Olive oil with garlic and herbs on Tinkyáda white rice spaghetti

     1 lb. spaghetti, fettuccini or other pasta (See Pasta in the Glossary)
     1/2 c. olive oil (See Oil in the Glossary)
     6 garlic cloves, minced
     1/2 c. gently packed fresh Italian parsley leaves (stripped off their 
          stems and washed) (See Produce in the Glossary)
     1/4 c. gently packed fresh basil leaves (stripped off their stems and 
     1 Tb. gently packed fresh thyme leaves (stripped off their stems and 
     1 Tb. gently packed fresh rosemary leaves (stripped off their stems and 
     1 tsp. black pepper (See Spices in the Glossary)
     (optional) 1/2 tsp. red pepper flakes (See Spices in the Glossary)

     Bring a large potful of well salted water to a boil and cook the pasta just until al dente. Drain. Meanwhile, chop the herbs fairly small. Gently heat the olive oil in a small pot and add the chopped herbs and garlic. Saute gently just until the herbs are wilted and the garlic is soft and translucent. Stir in the pepper flakes and black pepper.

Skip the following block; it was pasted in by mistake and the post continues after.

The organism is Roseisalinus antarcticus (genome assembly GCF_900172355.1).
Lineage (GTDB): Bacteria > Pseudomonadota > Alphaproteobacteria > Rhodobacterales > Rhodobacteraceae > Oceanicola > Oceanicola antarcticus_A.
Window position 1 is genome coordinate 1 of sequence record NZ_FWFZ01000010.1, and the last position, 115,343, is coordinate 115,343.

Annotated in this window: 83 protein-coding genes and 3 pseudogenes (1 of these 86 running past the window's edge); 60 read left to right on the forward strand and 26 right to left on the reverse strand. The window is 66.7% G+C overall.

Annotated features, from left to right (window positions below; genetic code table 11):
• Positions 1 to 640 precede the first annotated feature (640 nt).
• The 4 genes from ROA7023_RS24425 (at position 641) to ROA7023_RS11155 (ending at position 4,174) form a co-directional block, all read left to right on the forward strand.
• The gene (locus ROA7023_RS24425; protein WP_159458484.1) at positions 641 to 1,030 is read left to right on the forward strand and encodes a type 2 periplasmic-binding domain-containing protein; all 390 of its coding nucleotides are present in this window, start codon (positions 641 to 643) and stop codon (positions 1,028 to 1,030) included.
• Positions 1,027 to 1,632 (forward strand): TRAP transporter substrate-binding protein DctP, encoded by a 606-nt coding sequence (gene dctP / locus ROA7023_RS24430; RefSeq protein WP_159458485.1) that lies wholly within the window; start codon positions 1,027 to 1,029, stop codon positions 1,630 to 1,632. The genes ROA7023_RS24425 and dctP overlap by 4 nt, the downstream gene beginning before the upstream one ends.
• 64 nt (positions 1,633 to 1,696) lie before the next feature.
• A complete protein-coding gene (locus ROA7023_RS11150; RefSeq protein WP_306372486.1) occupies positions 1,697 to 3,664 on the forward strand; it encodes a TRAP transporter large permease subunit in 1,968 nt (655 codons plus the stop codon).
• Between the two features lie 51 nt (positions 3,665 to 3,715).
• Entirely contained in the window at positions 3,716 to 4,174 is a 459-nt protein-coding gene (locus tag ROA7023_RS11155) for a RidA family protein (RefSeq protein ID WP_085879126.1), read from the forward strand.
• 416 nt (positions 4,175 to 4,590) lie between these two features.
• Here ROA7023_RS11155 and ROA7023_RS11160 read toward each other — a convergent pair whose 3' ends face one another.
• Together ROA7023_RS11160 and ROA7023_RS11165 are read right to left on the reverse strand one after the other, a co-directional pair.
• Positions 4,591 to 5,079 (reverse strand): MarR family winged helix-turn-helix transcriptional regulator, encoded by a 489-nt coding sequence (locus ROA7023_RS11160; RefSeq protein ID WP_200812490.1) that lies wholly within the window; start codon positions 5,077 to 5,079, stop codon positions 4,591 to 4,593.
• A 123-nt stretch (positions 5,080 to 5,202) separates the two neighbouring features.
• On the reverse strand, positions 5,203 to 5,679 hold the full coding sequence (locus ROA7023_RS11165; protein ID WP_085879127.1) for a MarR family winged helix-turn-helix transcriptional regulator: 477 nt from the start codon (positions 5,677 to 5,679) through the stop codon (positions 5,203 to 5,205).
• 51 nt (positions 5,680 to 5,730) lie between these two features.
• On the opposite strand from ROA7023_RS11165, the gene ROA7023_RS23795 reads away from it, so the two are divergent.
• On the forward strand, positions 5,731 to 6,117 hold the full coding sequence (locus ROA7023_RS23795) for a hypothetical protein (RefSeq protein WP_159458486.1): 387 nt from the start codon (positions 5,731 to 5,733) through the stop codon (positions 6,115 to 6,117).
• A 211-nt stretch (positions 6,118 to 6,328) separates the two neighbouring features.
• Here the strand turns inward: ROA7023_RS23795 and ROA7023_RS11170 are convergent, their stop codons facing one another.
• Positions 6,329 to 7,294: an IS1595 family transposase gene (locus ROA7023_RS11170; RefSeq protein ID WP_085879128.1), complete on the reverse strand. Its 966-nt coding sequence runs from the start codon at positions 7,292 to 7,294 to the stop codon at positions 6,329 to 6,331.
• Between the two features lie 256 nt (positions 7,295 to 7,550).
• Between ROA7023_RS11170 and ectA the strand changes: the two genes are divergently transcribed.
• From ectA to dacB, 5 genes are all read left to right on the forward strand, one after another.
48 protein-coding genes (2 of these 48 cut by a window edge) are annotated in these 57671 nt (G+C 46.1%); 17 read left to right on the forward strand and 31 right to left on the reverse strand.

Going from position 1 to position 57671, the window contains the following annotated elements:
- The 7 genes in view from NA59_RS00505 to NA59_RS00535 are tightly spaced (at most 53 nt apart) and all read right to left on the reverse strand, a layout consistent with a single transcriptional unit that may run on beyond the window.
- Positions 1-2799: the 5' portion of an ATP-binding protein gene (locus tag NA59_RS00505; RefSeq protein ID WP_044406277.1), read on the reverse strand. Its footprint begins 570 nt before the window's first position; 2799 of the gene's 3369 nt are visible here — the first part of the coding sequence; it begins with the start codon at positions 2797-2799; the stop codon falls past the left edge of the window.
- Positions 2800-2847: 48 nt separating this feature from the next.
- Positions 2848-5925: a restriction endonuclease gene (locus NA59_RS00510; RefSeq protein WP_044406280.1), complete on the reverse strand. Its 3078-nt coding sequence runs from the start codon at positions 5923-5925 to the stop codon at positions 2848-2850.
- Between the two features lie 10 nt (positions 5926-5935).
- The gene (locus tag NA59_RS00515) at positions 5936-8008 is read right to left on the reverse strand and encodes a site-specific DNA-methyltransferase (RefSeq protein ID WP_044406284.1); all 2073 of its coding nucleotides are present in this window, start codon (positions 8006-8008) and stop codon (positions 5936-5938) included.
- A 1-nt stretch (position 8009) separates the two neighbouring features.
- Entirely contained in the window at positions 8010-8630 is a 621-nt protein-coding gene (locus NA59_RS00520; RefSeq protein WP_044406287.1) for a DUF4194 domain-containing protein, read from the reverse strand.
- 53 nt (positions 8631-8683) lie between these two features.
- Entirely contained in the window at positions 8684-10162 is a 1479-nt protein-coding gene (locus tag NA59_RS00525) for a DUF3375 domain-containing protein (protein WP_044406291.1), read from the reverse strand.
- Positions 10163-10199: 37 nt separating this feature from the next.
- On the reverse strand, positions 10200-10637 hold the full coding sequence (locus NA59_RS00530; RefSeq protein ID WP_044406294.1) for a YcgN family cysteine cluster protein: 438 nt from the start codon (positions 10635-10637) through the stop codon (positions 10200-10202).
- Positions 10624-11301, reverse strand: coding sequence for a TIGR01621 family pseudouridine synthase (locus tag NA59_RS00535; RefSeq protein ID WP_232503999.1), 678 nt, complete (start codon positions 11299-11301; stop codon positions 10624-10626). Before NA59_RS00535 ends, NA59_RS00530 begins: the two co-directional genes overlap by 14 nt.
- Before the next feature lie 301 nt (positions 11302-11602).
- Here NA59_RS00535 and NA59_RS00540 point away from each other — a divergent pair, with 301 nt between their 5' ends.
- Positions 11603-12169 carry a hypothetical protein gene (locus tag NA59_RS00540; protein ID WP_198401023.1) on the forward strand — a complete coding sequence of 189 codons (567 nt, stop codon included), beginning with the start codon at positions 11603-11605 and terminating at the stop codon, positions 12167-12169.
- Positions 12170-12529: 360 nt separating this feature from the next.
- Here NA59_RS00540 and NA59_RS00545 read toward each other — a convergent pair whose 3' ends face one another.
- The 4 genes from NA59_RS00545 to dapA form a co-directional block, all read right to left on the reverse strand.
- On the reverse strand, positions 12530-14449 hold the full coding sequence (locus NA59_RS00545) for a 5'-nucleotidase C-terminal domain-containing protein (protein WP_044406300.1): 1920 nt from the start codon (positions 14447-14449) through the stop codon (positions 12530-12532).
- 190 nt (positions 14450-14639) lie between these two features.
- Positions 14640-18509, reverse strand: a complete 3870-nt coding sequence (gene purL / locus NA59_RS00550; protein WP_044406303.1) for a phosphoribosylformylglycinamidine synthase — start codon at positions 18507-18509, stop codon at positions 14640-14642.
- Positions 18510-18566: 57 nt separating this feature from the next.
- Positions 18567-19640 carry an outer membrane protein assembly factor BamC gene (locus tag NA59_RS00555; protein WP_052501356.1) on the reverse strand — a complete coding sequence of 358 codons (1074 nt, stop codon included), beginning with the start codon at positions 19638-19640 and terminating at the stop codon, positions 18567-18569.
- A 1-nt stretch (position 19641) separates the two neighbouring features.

Toss the pasta with the olive oil mixture.

Friday, November 18, 2016

Hypoallergenic Salsa

This might have been a prettier red if I had stuck with red peppers,
but I like poblanos.

     Commercially made salsa usually contains corn whether you can see kernels of it or not.  Most contains citric acid (corn and/or soy) and/or distilled white vinegar (corn). If you make salsa yourself, remember that grocery store tomatoes and peppers are generally coated with a layer of wax containing corn, soy or dairy products. You can peel them following the instructions under Produce in the Glossary. On the plus side, the process of charring the peppers so that the peel blisters up gives the peppers a savory, roasted flavor that is good in salsa.

     2 lb. of peppers, whatever variety you like (See Produce in the Glossary)
     4 lb. of ripe vine-ripened tomatoes (See Produce in the Glossary)
     4 cloves of garlic, sliced very thin or minced
     (optional) 2 Tb. chopped fresh cilantro leaves (See Produce in the 
     salt (See Salt in the Glossary)
     couple of  limes